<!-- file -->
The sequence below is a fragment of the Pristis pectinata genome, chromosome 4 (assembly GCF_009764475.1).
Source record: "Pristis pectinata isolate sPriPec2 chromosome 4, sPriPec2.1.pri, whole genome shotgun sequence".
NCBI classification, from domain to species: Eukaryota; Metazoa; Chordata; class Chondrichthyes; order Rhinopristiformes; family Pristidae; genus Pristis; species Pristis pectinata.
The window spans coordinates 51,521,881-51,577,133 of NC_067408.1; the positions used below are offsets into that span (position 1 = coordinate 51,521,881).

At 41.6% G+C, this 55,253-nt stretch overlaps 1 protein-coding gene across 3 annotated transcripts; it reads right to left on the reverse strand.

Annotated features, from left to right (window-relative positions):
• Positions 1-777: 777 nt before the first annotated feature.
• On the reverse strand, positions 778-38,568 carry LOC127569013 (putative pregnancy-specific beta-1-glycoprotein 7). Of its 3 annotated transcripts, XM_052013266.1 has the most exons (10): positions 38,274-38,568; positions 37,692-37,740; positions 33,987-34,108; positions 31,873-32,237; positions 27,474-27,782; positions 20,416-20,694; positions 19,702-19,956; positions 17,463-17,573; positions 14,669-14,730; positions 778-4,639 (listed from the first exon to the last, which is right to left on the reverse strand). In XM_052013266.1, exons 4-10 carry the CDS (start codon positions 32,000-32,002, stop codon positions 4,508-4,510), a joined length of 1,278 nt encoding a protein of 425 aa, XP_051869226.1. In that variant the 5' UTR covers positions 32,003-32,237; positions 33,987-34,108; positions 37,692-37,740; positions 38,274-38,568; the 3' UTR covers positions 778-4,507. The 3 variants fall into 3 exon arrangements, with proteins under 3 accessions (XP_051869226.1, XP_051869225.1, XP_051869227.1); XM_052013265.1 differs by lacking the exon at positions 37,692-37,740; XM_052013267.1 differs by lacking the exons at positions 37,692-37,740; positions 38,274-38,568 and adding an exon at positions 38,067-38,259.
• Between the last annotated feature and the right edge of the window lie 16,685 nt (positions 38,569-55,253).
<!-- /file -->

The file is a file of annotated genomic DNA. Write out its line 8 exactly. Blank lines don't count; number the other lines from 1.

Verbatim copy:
• On the reverse strand, positions 778-38,568 carry LOC127569013 (putative pregnancy-specific beta-1-glycoprotein 7). Of its 3 annotated transcripts, XM_052013266.1 has the most exons (10): positions 38,274-38,568; positions 37,692-37,740; positions 33,987-34,108; positions 31,873-32,237; positions 27,474-27,782; positions 20,416-20,694; positions 19,702-19,956; positions 17,463-17,573; positions 14,669-14,730; positions 778-4,639 (listed from the first exon to the last, which is right to left on the reverse strand). In XM_052013266.1, exons 4-10 carry the CDS (start codon positions 32,000-32,002, stop codon positions 4,508-4,510), a joined length of 1,278 nt encoding a protein of 425 aa, XP_051869226.1. In that variant the 5' UTR covers positions 32,003-32,237; positions 33,987-34,108; positions 37,692-37,740; positions 38,274-38,568; the 3' UTR covers positions 778-4,507. The 3 variants fall into 3 exon arrangements, with proteins under 3 accessions (XP_051869226.1, XP_051869225.1, XP_051869227.1); XM_052013265.1 differs by lacking the exon at positions 37,692-37,740; XM_052013267.1 differs by lacking the exons at positions 37,692-37,740; positions 38,274-38,568 and adding an exon at positions 38,067-38,259.